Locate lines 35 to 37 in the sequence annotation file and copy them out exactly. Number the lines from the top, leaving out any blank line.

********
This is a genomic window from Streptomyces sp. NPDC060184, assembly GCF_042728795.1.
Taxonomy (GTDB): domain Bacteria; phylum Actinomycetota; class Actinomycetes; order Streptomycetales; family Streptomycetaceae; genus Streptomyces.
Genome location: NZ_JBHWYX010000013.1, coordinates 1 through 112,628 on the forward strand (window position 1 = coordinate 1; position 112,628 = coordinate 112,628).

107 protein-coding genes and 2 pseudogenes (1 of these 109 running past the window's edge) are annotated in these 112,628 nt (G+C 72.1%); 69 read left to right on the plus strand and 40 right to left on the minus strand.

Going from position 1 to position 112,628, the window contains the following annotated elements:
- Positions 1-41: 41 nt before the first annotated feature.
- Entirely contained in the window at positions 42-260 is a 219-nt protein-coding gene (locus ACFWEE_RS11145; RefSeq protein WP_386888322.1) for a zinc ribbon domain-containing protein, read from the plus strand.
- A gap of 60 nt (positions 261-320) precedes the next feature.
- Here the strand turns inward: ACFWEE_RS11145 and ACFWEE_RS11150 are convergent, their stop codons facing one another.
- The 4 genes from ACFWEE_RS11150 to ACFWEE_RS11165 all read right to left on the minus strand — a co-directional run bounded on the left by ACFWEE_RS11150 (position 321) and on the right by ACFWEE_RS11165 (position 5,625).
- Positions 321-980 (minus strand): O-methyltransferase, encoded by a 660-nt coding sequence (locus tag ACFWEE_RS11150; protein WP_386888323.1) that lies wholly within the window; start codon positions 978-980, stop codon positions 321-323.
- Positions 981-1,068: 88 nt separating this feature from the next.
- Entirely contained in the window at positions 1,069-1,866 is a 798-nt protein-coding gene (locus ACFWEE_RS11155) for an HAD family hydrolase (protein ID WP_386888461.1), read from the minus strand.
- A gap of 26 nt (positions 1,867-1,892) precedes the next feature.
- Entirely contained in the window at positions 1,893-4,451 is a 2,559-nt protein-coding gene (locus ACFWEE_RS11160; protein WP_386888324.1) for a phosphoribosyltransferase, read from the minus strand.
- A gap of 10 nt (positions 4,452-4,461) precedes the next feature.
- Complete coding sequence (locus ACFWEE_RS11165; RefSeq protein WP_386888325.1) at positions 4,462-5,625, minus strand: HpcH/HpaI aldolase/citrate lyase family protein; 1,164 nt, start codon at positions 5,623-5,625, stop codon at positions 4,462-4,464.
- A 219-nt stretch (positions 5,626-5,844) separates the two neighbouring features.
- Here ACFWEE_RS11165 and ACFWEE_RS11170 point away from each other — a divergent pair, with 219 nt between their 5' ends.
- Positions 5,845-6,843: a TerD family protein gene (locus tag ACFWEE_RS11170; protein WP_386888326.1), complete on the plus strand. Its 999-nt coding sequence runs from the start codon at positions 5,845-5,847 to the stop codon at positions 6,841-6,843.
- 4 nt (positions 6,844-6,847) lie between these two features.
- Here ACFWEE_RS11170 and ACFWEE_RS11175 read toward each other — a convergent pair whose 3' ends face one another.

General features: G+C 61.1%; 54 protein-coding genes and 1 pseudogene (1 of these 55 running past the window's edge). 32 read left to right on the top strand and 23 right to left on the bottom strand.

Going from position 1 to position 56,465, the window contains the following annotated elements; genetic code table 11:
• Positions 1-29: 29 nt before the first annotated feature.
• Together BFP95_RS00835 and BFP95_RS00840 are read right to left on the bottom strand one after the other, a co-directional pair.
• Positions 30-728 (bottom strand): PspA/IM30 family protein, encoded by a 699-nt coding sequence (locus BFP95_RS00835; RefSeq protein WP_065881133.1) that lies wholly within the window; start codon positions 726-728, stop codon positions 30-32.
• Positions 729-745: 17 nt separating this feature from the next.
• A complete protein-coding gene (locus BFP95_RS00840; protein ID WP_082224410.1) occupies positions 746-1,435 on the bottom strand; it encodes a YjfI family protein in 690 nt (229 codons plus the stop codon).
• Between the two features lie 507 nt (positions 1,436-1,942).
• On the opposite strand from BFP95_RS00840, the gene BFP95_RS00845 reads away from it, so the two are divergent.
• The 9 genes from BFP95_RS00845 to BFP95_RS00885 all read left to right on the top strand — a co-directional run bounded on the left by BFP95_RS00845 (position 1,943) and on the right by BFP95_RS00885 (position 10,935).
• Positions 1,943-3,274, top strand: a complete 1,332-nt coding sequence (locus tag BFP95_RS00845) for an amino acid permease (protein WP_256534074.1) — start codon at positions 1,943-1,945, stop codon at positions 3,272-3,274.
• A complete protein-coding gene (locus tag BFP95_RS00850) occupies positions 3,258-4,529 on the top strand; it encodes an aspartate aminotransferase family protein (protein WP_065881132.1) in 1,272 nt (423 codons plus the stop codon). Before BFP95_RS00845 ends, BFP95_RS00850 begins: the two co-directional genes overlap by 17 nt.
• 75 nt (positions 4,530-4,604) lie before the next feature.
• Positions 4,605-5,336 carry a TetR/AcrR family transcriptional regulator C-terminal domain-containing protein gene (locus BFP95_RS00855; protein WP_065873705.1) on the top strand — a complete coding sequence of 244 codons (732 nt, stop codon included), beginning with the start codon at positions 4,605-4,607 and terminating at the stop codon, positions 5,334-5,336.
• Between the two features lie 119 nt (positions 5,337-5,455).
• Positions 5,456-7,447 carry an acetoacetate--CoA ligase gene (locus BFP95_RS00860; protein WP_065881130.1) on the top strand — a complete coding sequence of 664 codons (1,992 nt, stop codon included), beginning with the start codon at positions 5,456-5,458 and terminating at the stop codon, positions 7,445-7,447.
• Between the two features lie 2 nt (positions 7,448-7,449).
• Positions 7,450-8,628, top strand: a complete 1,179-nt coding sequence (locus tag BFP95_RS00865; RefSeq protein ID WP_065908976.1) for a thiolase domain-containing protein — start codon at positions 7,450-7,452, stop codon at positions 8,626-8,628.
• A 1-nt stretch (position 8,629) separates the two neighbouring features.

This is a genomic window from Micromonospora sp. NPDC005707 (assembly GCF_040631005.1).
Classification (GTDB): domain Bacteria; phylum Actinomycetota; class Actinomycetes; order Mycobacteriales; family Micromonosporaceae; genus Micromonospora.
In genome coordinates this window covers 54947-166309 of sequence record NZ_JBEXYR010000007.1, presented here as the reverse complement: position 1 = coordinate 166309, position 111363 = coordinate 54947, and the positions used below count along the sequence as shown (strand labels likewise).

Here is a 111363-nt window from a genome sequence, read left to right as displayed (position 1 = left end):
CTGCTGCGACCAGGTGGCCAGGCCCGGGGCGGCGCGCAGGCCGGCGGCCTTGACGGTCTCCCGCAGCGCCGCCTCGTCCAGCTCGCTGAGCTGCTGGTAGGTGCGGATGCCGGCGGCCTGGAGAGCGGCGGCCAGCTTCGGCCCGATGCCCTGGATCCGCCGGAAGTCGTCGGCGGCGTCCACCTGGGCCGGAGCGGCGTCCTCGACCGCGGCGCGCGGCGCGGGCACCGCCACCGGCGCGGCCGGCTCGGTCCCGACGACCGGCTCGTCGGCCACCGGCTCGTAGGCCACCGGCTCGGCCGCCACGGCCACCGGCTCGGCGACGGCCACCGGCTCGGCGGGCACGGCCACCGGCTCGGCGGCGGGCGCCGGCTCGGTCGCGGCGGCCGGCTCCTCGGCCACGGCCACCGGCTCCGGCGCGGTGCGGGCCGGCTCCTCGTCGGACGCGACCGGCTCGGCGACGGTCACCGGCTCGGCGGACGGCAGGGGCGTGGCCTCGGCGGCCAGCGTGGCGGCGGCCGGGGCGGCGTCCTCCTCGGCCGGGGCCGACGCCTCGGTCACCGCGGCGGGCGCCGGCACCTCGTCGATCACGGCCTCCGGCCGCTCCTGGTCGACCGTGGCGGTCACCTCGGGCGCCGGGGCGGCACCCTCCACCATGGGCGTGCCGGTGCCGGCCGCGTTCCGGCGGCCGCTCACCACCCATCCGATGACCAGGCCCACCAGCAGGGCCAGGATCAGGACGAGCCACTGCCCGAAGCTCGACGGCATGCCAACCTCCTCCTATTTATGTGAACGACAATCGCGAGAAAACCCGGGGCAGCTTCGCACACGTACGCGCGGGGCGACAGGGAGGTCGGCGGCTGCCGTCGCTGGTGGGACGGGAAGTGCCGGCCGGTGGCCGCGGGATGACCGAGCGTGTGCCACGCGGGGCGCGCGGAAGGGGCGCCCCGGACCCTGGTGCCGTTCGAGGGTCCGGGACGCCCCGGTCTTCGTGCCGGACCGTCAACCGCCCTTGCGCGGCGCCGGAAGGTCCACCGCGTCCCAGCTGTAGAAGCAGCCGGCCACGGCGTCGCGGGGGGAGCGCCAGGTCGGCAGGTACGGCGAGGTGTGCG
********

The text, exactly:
• 75 nt (positions 4,530-4,604) lie before the next feature.
• Positions 4,605-5,336 carry a TetR/AcrR family transcriptional regulator C-terminal domain-containing protein gene (locus BFP95_RS00855; protein WP_065873705.1) on the top strand — a complete coding sequence of 244 codons (732 nt, stop codon included), beginning with the start codon at positions 4,605-4,607 and terminating at the stop codon, positions 5,334-5,336.
• Between the two features lie 119 nt (positions 5,337-5,455).